Becoming
Caring Christian solutions to life's tough problems

Programs of Family Life, Personal & Spiritual Growth, Study Skills, & Educational Enrichment

600 North 7th Street
Crockett, TX 75835
How To Avoid a Financial Crisis
Don Mize

© 2006, Don Mize

As this article is the fourth in a series, you may want to review the first three.  In

"How to Get Ahead Financially"
we discussed a Net Income Budget, a plan to
effectively use the cash you handle each month.  In
"Why Budgets Fail" we dealt
with the emotional pitfall that wrecks most budgets.  In
"Checking the Compass"
we summarized how to review a budget and make adjustments.

In this article we deal with periodic bills, i.e., bills that come due other than once a
month.  For example, an auto insurance bill may arrive every three months.  
Insurance on your home and property taxes often come due once a year.  Most of
us have experienced the frustration of being without money for a periodic bill.

Create a Hold Account

Periodic bills must be included in the monthly budget.  If every three months you
owe $300 for auto insurance, $100 in your monthly budget accumulates the $300
needed.  If each year you owe $1200 for insurance on your house, $100 in the
monthly budget accumulates the $1200 needed.  However, money left in the regular
checking account evaporates.

By transferring money for the periodic bill to a Hold Account each month, you keep
it safe.  A Hold Account means that you open a second checking account into
which you transfer your periodic bill money.  To use the above examples, every
month you would transfer $200 to your Hold Account ($100 for auto insurance and
$100 for insurance on your home).  Most families must transfer several hundred
dollars each month to the Hold Account to cover periodic bills.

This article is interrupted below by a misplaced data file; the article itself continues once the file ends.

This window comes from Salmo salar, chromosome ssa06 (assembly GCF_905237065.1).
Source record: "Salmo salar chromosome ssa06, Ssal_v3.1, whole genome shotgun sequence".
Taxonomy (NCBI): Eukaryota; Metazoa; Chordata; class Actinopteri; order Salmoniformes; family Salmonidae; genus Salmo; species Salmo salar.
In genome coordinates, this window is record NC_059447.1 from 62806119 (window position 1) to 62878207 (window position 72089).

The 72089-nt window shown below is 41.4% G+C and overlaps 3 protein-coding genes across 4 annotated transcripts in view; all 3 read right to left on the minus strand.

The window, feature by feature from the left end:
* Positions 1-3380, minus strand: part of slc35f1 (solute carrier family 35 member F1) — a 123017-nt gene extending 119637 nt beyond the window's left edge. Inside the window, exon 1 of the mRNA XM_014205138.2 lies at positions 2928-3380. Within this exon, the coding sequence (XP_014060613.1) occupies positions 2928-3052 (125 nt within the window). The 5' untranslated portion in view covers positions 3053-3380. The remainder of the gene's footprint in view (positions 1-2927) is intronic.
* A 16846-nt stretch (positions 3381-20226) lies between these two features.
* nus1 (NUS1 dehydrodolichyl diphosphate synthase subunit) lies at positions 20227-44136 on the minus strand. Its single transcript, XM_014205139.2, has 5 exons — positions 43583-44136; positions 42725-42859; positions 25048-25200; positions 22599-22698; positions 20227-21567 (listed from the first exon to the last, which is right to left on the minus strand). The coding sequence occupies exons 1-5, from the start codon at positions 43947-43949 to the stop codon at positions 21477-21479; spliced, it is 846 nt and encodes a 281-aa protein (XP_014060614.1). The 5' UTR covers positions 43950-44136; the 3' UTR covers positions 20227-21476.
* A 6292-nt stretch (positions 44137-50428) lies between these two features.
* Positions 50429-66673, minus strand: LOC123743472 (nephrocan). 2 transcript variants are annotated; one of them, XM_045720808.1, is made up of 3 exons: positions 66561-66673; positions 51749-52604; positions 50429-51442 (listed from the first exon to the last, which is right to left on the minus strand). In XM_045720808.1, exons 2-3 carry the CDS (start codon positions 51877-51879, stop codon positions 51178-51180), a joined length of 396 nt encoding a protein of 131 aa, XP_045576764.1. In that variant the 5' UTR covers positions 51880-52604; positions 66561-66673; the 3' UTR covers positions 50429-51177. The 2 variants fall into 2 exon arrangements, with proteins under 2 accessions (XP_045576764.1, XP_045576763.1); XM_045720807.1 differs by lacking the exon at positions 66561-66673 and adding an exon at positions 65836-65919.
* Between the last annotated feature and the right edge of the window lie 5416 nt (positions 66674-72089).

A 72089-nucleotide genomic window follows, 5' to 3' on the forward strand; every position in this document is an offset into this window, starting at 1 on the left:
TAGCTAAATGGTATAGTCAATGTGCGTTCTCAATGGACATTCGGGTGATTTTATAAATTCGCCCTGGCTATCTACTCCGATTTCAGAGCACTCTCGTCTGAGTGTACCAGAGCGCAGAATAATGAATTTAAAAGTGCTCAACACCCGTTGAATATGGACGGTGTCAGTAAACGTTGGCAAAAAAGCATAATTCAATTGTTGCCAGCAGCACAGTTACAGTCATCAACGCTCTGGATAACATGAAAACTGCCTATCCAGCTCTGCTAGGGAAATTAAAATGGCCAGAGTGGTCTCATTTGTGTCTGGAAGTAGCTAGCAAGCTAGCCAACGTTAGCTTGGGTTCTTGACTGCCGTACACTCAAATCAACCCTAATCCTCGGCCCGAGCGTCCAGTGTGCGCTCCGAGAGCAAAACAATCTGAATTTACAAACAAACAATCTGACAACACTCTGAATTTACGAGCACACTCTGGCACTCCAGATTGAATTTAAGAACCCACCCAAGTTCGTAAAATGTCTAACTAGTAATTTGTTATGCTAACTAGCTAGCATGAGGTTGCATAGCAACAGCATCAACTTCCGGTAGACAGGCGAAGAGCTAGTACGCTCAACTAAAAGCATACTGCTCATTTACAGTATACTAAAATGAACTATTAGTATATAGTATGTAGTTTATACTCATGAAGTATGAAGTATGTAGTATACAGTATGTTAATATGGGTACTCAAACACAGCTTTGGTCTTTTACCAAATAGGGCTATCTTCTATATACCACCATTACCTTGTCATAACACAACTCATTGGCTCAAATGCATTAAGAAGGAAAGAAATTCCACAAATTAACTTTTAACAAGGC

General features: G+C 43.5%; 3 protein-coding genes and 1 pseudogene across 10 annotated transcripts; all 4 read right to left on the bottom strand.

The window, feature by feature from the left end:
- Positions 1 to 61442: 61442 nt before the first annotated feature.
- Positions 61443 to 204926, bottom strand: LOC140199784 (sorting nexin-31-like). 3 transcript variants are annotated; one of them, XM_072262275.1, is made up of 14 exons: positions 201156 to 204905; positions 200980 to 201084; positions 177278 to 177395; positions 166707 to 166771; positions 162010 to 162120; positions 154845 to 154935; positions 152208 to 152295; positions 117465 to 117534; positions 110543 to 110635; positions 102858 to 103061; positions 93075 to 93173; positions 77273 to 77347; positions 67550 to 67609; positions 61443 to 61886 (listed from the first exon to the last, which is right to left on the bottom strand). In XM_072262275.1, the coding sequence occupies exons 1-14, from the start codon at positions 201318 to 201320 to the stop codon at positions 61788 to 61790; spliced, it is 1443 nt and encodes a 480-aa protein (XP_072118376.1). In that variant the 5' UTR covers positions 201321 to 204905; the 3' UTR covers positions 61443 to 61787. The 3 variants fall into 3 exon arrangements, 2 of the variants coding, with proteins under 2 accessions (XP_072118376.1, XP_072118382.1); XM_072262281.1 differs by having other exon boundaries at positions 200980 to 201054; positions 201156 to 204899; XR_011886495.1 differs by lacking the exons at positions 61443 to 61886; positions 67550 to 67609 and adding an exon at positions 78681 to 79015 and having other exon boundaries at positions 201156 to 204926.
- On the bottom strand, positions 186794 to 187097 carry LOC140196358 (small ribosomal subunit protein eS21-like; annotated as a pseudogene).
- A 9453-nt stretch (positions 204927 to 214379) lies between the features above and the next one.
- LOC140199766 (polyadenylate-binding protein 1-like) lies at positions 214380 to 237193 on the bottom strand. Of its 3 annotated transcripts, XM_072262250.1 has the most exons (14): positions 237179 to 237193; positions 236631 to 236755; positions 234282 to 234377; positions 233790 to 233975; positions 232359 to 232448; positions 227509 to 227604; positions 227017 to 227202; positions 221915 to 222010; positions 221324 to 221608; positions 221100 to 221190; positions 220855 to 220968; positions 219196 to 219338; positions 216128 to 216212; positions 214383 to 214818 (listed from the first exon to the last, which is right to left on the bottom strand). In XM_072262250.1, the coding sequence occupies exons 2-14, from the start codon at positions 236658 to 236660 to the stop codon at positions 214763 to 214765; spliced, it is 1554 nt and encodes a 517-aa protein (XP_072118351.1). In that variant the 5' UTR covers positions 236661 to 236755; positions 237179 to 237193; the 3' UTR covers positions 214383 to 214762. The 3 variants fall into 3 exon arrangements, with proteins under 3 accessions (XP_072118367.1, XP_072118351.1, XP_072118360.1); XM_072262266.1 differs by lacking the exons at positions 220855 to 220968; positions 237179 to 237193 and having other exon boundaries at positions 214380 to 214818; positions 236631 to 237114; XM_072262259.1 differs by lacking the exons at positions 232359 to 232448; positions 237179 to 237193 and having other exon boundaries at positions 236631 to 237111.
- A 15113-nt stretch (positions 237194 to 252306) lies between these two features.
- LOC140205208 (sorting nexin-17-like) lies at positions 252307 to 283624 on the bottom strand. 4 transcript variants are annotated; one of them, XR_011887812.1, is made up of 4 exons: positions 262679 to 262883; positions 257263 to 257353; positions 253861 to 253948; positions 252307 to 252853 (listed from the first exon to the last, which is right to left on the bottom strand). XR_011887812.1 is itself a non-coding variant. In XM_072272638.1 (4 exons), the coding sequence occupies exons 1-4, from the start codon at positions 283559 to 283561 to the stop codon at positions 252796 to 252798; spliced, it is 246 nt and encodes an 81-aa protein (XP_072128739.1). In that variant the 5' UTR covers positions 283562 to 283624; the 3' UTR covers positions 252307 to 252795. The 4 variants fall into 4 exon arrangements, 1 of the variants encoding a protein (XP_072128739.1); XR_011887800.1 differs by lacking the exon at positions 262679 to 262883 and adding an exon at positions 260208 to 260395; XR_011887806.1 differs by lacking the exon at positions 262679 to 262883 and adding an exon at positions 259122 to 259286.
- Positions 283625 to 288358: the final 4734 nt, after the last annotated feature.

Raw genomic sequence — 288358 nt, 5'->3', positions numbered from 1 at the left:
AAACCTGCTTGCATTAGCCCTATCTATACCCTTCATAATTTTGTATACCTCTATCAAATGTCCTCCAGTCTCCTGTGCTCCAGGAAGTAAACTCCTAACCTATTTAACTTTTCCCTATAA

If you use a Hold Account, your regular account balance indicates your actual
financial situation rather than allowing you to assume you have money left.  Money
left in the regular account tends to disappear while lulling us into a false sense of
security.  If you use a Hold Account, you simply write the $300 auto insurance
check from that account each time the bill appears.  You have safely nurtured the
transferred money.

Avoid Unnecessary Debt

As mentioned in previous articles, you must allow yourself several months to create
a workable budget.  No one remembers every expense in a first draft.  
Nevertheless, gradually including everything in the monthly budget is essential.  A
monthly budget is something you can deal with effectively: errors and
misjudgments you find each month can be corrected.  If you cannot pay your
monthly bills, you accumulate growing debt.  Money will not magically appear to
for property taxes, auto insurance, or a new roof.  Facing reality each month
allows time for adjustments.  You must either find a way to increase your income
or find a way to cut expenses.

Of course, you can borrow the money for a new roof, for your property taxes, or
for your auto insurance, but you will be paying to use money (paying interest in
addition to paying back the amount borrowed).  Borrowing money for regular
expenses (operating expenses) is only postponing the inevitable and adding debt to
the existing problem.  Now you have a debt payment (an additional bill) in your